Estate planning isn’t anyone’s favorite topic of conversation, but the fact remains that it is one of critical importance.  One option to consider as you do your planning is to create a trust. 

Trusts have several general benefits, the chief of which is helping to avoid the costs, privacy concerns, and delays of probate court. Other benefits include the flexibility to place stipulations on how & when your assets are distributed, the ability to minimize gift and estate taxes, and in some cases, protection from lawsuits and creditors.

While trusts are an attractive choice, the different types can be confusing.  Today I’d like to review three major types of trusts to help shed some light on which might be best for your estate.

Revocable Trusts

Often referred to as a “Living Trust”

Very flexible option that gives the grantor a lot of control

Grantor usually serves as the trustee during his or her lifetime, though that is not required

Grantor appoints the successor trustee who manages the trust upon death or if the grantor becomes incapacitated

Offers the peace of mind to know that your assets will continue to be managed according to your wishes and best interests

Unlike other types, a revocable trust can be dissolved should the grantor so choose

Can be beneficial for those with property in multiple states, as it helps avoid ancillary probate proceedings. 

Before opening a revocable trust, consider that it does require a lot of attention to detail.  Additionally, assets in a living trust are still considered part of your estate and are treated and taxed as any other asset during your lifetime. 

Irrevocable Trusts

Transfers assets out of the grantor’s estate

Relieves grantor of tax liability on the income generated by said assets

Can help keep the assets out of probate

Can help avoid estate taxes.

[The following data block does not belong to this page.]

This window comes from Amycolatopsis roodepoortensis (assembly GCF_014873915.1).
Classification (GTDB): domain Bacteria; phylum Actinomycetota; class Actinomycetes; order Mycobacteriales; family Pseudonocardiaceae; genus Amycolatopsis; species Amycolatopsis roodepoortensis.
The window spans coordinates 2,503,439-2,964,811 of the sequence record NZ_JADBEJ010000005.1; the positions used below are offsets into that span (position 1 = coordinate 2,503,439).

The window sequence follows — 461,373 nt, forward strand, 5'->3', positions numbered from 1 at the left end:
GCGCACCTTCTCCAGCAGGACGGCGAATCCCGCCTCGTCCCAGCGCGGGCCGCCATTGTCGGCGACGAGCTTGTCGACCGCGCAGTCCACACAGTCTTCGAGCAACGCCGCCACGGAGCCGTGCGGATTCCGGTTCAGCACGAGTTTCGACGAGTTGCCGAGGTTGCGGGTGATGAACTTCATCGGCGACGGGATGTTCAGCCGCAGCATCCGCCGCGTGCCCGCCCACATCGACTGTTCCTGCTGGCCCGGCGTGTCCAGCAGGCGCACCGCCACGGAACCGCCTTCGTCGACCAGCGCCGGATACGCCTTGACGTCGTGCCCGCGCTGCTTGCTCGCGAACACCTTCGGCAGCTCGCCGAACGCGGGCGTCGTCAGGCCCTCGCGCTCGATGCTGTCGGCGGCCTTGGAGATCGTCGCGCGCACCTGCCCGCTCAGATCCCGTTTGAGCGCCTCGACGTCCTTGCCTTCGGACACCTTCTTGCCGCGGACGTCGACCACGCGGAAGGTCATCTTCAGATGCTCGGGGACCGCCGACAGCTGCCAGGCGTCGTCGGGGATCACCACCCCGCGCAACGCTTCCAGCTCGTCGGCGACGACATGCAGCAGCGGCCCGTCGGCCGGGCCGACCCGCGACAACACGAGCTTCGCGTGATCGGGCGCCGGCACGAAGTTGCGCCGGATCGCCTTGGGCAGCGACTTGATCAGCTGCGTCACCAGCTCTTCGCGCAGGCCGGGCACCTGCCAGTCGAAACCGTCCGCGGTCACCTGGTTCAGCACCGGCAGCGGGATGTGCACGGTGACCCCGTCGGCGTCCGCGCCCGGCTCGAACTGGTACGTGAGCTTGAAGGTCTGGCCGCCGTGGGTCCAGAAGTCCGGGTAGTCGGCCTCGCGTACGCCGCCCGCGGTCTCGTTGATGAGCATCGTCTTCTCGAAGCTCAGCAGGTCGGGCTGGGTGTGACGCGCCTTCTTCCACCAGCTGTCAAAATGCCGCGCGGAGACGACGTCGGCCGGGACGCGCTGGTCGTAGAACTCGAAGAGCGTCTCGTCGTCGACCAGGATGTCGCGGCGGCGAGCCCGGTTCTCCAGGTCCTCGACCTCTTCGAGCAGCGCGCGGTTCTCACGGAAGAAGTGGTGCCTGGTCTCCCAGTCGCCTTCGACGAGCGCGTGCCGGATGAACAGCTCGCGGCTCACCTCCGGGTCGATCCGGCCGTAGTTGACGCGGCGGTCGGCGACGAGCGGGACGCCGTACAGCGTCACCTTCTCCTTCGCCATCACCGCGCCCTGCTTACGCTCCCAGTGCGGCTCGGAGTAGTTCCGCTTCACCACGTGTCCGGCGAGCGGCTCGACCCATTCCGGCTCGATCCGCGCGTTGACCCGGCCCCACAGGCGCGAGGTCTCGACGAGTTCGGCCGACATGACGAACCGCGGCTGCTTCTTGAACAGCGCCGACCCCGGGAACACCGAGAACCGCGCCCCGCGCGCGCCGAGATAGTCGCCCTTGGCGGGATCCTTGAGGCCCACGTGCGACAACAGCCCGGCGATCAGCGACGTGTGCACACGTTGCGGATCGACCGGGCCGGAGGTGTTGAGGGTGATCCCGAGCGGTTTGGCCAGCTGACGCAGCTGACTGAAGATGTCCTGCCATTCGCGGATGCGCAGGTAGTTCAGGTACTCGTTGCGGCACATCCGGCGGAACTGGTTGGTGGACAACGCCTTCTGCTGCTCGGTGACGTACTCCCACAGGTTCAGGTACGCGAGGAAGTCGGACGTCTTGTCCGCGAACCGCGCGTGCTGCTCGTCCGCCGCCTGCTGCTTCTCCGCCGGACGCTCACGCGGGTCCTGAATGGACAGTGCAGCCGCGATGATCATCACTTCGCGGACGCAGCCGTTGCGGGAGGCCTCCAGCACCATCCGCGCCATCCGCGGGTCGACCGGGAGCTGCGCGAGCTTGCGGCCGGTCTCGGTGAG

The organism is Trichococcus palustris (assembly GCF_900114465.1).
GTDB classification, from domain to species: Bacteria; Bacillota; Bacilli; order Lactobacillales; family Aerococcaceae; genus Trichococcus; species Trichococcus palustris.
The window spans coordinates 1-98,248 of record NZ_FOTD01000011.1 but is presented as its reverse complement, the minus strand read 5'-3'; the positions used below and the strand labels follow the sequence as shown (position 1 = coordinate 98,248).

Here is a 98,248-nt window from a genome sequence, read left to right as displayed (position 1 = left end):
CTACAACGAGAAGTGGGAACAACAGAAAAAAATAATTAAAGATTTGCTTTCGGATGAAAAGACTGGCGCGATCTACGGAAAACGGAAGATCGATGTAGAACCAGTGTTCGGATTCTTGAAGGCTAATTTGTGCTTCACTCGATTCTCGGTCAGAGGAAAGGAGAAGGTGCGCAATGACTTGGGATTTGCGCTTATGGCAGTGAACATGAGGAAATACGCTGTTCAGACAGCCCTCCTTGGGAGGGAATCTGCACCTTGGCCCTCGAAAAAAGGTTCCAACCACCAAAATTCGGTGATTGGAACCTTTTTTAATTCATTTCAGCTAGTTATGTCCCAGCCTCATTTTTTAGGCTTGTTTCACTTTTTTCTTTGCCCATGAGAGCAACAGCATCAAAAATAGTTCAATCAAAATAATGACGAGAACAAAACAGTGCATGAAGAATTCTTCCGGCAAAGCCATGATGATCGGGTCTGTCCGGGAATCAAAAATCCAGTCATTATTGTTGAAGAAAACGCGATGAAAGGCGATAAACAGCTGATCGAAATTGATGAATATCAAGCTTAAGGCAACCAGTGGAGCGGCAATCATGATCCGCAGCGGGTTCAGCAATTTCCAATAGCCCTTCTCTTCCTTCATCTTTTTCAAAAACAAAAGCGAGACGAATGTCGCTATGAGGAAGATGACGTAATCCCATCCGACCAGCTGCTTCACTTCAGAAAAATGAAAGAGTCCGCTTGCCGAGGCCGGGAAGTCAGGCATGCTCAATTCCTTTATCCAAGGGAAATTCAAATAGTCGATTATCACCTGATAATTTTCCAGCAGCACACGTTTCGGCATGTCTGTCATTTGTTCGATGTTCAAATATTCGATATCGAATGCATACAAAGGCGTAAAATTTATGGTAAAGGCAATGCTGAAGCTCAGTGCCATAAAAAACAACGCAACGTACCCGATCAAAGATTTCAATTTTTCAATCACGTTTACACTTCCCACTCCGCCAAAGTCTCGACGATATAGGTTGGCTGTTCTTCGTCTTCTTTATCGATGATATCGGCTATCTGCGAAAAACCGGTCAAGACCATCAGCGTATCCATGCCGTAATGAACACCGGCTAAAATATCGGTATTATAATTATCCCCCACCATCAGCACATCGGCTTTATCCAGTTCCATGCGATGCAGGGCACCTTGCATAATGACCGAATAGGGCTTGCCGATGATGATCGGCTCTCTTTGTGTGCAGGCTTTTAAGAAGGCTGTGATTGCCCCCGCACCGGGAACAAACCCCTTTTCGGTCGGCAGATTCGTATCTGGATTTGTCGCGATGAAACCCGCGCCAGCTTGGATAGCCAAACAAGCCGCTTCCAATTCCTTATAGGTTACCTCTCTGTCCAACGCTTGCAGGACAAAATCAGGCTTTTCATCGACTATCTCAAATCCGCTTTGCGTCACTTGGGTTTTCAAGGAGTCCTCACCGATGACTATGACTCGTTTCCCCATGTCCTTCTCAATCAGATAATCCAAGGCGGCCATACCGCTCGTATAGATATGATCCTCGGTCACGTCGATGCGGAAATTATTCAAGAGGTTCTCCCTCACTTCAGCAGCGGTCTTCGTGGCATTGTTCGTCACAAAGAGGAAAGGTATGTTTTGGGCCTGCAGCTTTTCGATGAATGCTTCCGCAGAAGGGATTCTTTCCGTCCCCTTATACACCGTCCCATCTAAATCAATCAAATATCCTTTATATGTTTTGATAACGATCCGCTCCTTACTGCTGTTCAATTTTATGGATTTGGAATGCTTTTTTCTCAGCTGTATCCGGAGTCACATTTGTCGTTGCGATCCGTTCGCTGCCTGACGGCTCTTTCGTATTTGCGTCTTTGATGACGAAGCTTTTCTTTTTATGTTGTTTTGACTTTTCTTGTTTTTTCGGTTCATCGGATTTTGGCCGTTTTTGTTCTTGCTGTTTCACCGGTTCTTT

Very useful option for federal estate tax planning

Often serves to exclude life insurance proceeds from the grantor’s taxable estate.

As its name implies, this type of trust is less flexible than a revocable trust.  You cannot change the terms, dissolve, or regain control of the assets allocated to it once the trust is established.  It requires the permission of the beneficiary and/or judicial authorities to change the terms or to be terminated. 

Testamentary Trust

Outlined in a will but not created until after death

Great fit for anyone who has modest assets during his or her lifetime, but anticipates a windfall from lawsuits or life insurance

Inexpensive to set up

Great for someone with several beneficiaries, as there is no penalty tax for beneficiaries if each one receives no more than $10,000 per year 

Someone who plans to name a beneficiary who is mentally disabled can take comfort in the fact that this trust will ensure that person gets money to help, without them having to make important financial decisions

A testamentary trust offers a lot of freedom as far as who you can appoint as trustee.  However, the trustee you name can decline the responsibility, after which the court can appoint anyone.  Be sure your trustee is someone you can count on.

Regardless of what type of trust you choose, my office is here to help with its set-up or with any questions you might have.  Both federal and state laws govern the various types of trusts, and selecting the best option is highly dependent on what types of assets you have.  It’s important to know all the factors as you make these significant decisions for yourself or with your loved ones. 

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